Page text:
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Hi, I'm Dave.

You have financial goals and my job is to help you get there.

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  • Writer's pictureDave Wallace

How to Increase Your Credit Score

A strong credit score is linked to upward mobility and financial independence. There are many key benefits of having a good credit score, such as enjoying a lower interest rate on your auto loans, home loans, credit cards and personal loans. Alongside savings on interest, a good credit score also allows you to save money on security deposits and insurance. Using your credit responsibly and wisely is what helps you to maintain a good score. Understanding how to use your credit wisely is the first step to obtaining good credit.

Know the Make Up of a Good Credit Score

The more you know about what goes into making up your credit score, the easier it will be to maintain a good one. Five key pieces of information are used to calculate your credit score:

  • payment history

  • level of debt (aka credit utilization)

  • credit age

  • mix of credit

  • recent credit

Some things do not affect your credit score. For example, checking account overdrafts and utility payments won’t automatically help (or hurt) your credit score.

Pay Bills On Time

That goes for all your bills, not just your credit cards and loans. While certain bills don’t get reported to the credit bureaus when you pay on time, they could end up on your credit report if you fall behind.

Even a small library fine could wind up on your credit report if it's left unpaid and sent to a collections agency. Continue to pay all your bills on time to maintain a good credit score.

Setup automatic payments or a bank draft to capture 100% payment history. Payment history is the single most important factor in your credit score. Get it right and you'll credit score will be high.

Keep Credit Balances Down

The relationships between your credit limit and the amount of credit limit which has been used is known as your credit utilization. The higher your credit card balance in relation to your credit limit, the lower your credit score will be. Your combined credit card balances should be within 30 percent of your combined credit limits to maintain a good credit score. That’s $3,000 on credit cards with combined limits of $10,000.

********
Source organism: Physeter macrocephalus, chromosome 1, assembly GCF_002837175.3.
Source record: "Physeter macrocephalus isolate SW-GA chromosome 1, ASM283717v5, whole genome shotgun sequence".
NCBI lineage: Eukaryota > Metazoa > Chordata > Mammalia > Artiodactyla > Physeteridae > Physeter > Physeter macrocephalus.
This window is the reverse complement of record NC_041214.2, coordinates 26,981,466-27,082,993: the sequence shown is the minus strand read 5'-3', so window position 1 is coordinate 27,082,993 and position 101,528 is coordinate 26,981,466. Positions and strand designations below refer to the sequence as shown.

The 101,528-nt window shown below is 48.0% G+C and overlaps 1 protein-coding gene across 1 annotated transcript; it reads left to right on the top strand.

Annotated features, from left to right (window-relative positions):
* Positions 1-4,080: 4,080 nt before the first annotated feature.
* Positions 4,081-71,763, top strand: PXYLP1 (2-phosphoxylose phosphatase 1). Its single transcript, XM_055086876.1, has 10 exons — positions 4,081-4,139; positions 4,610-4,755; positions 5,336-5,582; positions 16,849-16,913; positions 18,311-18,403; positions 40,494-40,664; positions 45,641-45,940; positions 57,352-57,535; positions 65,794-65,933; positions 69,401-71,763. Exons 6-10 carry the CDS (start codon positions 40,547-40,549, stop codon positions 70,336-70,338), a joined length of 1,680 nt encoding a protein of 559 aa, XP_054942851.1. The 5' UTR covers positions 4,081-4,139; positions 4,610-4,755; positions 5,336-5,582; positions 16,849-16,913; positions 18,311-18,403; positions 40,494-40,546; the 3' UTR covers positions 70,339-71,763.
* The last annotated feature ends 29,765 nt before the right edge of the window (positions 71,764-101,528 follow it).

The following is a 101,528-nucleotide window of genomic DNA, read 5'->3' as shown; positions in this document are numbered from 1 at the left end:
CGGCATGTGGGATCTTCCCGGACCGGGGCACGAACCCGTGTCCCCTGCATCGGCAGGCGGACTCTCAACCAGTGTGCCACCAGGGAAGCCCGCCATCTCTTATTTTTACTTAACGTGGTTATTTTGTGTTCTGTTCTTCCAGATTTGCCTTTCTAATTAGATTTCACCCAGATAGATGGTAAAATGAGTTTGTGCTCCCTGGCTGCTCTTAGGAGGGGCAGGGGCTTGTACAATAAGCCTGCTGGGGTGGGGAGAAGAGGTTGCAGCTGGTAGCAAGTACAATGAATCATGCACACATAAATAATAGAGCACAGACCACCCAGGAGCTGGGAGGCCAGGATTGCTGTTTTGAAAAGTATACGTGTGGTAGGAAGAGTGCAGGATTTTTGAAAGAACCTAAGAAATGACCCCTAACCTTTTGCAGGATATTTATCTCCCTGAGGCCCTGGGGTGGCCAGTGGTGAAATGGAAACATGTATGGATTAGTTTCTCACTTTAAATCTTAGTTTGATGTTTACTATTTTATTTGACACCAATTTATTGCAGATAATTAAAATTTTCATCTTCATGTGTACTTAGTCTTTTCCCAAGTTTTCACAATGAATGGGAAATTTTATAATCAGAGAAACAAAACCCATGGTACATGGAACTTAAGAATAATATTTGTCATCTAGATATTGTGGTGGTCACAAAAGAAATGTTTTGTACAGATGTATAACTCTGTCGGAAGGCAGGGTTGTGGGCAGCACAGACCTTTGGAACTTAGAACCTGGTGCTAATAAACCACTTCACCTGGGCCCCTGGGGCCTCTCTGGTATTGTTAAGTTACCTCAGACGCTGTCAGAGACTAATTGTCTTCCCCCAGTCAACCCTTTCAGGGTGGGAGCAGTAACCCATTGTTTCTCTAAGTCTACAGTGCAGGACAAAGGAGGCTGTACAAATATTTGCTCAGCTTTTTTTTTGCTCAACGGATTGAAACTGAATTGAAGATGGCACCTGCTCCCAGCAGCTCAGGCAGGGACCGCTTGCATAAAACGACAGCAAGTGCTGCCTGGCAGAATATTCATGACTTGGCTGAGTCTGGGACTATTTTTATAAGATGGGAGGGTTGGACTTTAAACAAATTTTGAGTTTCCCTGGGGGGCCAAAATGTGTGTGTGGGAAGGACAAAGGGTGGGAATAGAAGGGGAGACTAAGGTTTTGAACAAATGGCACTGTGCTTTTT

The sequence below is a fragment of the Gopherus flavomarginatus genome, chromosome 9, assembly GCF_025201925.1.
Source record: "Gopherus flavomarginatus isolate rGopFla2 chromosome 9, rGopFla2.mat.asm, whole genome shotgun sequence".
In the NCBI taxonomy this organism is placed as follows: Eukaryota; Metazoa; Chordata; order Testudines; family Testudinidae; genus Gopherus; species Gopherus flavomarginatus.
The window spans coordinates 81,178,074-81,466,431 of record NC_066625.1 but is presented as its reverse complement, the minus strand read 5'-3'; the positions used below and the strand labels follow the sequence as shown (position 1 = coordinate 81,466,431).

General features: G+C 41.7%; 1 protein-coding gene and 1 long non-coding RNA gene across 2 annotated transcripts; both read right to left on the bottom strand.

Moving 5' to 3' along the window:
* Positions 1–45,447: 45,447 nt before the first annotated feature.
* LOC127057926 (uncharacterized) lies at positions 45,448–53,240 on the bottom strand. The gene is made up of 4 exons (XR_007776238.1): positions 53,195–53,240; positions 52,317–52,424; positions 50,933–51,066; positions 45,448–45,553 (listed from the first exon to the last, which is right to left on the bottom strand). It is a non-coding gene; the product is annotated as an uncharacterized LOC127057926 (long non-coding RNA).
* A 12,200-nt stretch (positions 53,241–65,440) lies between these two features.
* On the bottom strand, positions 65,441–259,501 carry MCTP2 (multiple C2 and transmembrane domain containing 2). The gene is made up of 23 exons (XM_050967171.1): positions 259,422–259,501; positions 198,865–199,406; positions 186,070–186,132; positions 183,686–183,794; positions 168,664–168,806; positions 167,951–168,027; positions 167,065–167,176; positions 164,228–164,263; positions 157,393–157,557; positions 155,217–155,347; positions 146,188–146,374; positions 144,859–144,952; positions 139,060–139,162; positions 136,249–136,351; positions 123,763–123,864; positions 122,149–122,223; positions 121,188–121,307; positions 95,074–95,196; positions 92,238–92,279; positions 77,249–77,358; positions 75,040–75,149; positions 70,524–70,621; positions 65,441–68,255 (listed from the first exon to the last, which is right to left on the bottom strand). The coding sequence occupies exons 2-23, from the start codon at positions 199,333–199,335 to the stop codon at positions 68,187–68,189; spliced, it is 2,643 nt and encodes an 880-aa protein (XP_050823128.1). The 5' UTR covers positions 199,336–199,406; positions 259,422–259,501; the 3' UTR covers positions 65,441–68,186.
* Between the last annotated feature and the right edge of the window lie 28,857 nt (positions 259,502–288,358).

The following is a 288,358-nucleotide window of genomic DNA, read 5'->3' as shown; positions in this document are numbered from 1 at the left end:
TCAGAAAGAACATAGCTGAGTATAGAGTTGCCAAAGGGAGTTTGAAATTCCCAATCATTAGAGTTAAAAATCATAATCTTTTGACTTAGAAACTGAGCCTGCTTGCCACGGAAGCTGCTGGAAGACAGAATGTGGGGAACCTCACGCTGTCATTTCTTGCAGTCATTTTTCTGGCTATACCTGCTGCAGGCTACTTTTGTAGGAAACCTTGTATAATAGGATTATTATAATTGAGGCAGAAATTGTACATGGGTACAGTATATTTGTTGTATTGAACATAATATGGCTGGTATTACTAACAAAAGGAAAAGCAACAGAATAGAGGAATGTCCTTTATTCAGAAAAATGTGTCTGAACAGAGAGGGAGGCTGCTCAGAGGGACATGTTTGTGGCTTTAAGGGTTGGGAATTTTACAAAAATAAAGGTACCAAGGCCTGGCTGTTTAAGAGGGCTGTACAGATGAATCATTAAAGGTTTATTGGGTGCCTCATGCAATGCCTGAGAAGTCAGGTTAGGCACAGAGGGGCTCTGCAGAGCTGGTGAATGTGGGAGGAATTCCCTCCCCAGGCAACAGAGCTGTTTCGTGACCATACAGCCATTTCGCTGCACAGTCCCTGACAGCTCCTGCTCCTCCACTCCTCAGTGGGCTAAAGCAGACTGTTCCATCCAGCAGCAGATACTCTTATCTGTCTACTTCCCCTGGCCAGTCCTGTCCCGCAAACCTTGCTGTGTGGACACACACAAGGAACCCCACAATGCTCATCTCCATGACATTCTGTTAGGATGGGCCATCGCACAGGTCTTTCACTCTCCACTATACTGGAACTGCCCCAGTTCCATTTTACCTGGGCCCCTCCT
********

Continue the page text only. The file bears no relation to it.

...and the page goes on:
Charging more than 30 percent of your credit limit is risky even if you plan to pay off the balance when your monthly billing statement arrives. Credit card issuers typically report the balance as a snapshot on the day your statement closes, so that's the number that will be reflected on your credit report.

It's a good idea to be aware of your accounts online and pay enough to reduce your balances to less than 30 percent just before the billing month closes at a minimum.

Pay Your Statement Balance Before the Payment Due Date

To maximize your credit score, it's best to pay the full statement balance prior to the due date every month. By paying the balance in full monthly, you'll avoid paying interest and optimize your credit score.

Remember to setup automatic payments to avoid having to remember. Setting up automatic payments is the #1 way to ensure a 100% payment history and boost your score.

Keep Your Oldest Credit Accounts Open

When you close a credit account, your credit issuer no longer sends updates to the credit bureaus, and the credit scoring formula places less weight on inactive accounts.

After 10 years or so, the credit bureaus will remove that closed account's history from your credit report, and losing that credit history will shorten your average credit age and cause your credit score to fall.

Closing a credit card also reduces your available credit which subsequently will reduce your credit score. For example, if you have three cards with a combined credit limit of $12,000 and you close one with a $4,000 limit, your combined credit limit will be reduced to $8,000. Since your goal is to keep your credit card utilization at less than 30 percent of your available credit, closing that card reduces your threshold.

Manage Your Debt

Credit card balances aren’t the only factors that influence your credit score. Loan balances such as mortgages and lines of credit also impact your level of debt. Having too much debt can cost you many points on your credit score. The lower your debt and utilization, the easier it will be to maintain a good credit score.

With love,

Pro tip: Get free credit monitoring and never miss a beat on your credit score. We recommend Credit Karma to keep you up to monitor and manage your credit 24/7. Try it for free here.

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